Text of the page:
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Twitter Weekly Updates for 2011-06-13

  • @mpascoe Thanks for pointing that out, here’s the link #
  • Tech-savvy doctoral students increasingly look to open web technologies (prev tweet has broken link) #
  • @mpascoe wrt students and lecture capture, study was done by a company selling devices for lecture capture…have to wonder about results #
  • One year on « The Thesis Whisperer Interesting comments on what research students came looking for #
  • @sportsdoc_chris Thanks for the FF #
  • @simtho001 Who’s giving the course? What you covering? Would love to know what you thought of it when you’re done #
  • @romieh Great question. On looking further, it seems that the paper was released by a company specialising in lecture capture! #skeptical #
  • BioMed Central Blog : Exploiting the advances of multimedia technology in medical publishing #
  • BioMed Central Blog : Bringing open access to Africa: BioMed Central announces far-reaching program #
  • Cultivate your Personal Learning Network #
  • Who Really Owns Your Photos in Social Media? #
  • Students Rank Lecture Capture ‘Most Important’ Blended Learning Resource #
  • Tech-savvy doctoral students increasingly look to open web technologies #
  • Why Augmented Reality Is Poised To Change Marketing #
  • Periodic Table welcomes two new, ultraheavy elements, jury still out on the names #
  • United Nations Proclaims Internet Access a Human Right #
  • Daily Papert Many do not appreciate fully the ways in which digital media can augment intellectual productivity #
  • @RonaldArendse need something to do while waiting for kettle to boil 🙂 #
  • Pic du Midi de Bigorre cloudy Wikimedia Commons.jpg [POTD for June 08 from] #
  • Pic du Midi de Bigorre cloudy Wikimedia Commons.jpg [POTD for June 08 from] #
  • Scottish university to introduce comic studies degree #
  • Wikipedia Is “Making the Grade” With More & More Academics #
  • A few improvements to discussions in Google Docs #
  • UCT open educational resource wins 2011 Award for OpenCourseWare Excellence #
  • Introducing: Zotpress Pulling Zotero libraries into WordPress blogs #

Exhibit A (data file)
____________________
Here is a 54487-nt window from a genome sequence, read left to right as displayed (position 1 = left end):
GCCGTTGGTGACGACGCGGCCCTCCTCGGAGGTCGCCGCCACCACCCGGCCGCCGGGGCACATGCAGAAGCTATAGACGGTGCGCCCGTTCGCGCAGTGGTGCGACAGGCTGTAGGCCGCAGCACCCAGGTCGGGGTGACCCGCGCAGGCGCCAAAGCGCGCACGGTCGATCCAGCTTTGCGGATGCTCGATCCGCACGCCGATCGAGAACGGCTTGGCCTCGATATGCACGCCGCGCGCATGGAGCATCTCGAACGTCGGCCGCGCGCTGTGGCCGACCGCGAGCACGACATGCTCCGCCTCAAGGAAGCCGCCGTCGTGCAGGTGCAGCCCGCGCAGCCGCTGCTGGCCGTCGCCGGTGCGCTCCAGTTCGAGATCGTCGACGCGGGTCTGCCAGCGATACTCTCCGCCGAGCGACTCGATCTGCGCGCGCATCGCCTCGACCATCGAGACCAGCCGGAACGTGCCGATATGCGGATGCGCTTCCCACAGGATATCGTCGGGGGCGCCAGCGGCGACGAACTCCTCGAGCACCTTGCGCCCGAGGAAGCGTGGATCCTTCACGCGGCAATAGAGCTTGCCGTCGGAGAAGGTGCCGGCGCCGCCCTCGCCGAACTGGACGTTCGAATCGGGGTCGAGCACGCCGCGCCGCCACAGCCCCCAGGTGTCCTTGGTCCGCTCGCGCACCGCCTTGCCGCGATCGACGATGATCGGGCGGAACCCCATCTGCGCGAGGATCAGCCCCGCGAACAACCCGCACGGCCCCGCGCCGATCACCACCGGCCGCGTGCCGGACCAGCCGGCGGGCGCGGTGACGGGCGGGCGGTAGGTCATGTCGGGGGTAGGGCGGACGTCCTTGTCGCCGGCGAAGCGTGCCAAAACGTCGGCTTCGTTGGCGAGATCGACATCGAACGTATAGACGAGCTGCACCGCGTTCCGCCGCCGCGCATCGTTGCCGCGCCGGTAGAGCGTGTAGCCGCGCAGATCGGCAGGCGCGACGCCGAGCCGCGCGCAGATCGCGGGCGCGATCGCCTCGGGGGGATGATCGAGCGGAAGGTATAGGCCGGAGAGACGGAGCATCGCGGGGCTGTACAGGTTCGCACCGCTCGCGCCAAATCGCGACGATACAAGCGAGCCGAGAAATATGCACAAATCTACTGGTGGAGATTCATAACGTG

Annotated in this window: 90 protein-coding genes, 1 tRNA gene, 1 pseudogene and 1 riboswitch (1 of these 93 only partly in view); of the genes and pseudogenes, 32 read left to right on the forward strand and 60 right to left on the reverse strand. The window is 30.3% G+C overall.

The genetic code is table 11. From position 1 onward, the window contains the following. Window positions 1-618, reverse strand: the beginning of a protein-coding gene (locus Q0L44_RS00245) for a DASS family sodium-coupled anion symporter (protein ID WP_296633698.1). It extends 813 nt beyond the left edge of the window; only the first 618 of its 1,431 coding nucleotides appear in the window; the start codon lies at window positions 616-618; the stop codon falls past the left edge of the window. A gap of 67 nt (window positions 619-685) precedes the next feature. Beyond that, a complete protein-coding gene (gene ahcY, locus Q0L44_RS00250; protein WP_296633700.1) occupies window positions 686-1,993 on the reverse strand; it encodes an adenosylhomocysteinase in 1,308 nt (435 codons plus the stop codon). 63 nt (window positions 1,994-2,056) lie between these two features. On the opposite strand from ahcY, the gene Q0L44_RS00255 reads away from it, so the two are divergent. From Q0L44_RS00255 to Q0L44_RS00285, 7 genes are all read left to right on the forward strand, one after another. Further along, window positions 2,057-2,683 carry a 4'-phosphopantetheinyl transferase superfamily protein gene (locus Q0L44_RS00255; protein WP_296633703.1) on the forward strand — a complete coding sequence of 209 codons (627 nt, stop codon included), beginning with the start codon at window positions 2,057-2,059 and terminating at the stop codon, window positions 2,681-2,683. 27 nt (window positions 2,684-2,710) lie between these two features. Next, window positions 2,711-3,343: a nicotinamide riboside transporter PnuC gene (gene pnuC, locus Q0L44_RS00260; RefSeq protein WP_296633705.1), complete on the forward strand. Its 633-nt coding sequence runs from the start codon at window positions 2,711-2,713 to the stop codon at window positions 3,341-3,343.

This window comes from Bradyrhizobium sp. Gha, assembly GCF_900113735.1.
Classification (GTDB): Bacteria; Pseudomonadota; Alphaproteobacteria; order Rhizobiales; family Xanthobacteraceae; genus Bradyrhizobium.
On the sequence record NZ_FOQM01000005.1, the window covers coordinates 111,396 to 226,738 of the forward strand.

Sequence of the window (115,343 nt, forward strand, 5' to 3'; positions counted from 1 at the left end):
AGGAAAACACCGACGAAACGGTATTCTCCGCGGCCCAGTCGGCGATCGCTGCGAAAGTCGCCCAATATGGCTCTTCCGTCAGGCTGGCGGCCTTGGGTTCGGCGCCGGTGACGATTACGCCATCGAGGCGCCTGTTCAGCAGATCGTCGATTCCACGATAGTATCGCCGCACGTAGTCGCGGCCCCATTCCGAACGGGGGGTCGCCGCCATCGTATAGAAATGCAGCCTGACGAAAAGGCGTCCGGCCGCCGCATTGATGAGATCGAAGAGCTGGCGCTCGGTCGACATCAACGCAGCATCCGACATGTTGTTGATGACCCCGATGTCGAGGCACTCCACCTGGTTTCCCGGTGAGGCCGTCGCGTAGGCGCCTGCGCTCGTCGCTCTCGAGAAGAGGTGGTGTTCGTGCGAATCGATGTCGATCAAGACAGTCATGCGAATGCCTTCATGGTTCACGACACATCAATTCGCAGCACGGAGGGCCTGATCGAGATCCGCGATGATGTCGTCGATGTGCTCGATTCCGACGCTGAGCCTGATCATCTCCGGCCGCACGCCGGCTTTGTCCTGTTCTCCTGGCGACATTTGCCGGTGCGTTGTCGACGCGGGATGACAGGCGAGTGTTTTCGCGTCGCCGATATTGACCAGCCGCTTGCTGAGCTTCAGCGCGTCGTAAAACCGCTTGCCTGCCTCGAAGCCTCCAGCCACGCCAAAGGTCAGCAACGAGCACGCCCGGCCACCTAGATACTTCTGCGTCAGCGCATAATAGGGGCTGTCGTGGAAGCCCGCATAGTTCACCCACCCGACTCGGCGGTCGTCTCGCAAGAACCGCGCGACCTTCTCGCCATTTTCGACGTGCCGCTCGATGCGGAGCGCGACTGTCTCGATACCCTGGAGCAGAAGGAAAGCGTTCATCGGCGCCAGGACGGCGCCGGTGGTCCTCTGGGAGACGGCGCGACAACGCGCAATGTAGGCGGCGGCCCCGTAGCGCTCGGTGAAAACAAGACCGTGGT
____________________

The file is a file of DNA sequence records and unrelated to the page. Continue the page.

• Daily Papert Children’s thinking “has its own kind of order and its own kind of logic” #
  • Technology in Schools: Local fix or Global Transformation? : The Daily Papert #
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Twitter Weekly Updates for 2011-01-10


Twitter Weekly Updates for 2010-01-11

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education open access

Health OER Africa

Yesterday I attended the morning of a workshop around a Health OER Network for Africa that’s currently in development. It’s a project that’s sponsored by the South African Institute of Distance Education (SAIDE) and includes participants from all over the continent. The objectives of the workshop were to share lessons from the first phase of implementation, introduce new institutions to the project, identify future partnerships and discuss the principles upon which the network should be based.

Unfortunately, I was only able to attend one morning of a three day workshop, but based on what I saw, I’m excited at the prospect of what this project could bring to health education in Africa. After a few presentations, we broke into groups to discuss how to operationalise the network, looking at the following questions (taken from the programme):

  • What principles should underpind the Health OER Network? What should be non-negotiable?
  • How will the network connect to broader issues of curriculum planning, adult learning and assessment theory?
  • What activities should the network not engage in? Why?
  • What policy implications will participation in the network have for institutions / faculties (drawing on experiences of participating institutions)?
  • What should the conditions for participation in the network be, if any?

I enjoyed the discussion and regret not being able to participate in the rest of the workshop. I’m hoping that this idea of open content and open educational resources grows within our institutions of higher learning. Unfortunately, there’s still a focus on protecting intellectual property using extreme copyright and many academics have a hard time imagining that there is academic integrity and value in opening up intellectual property.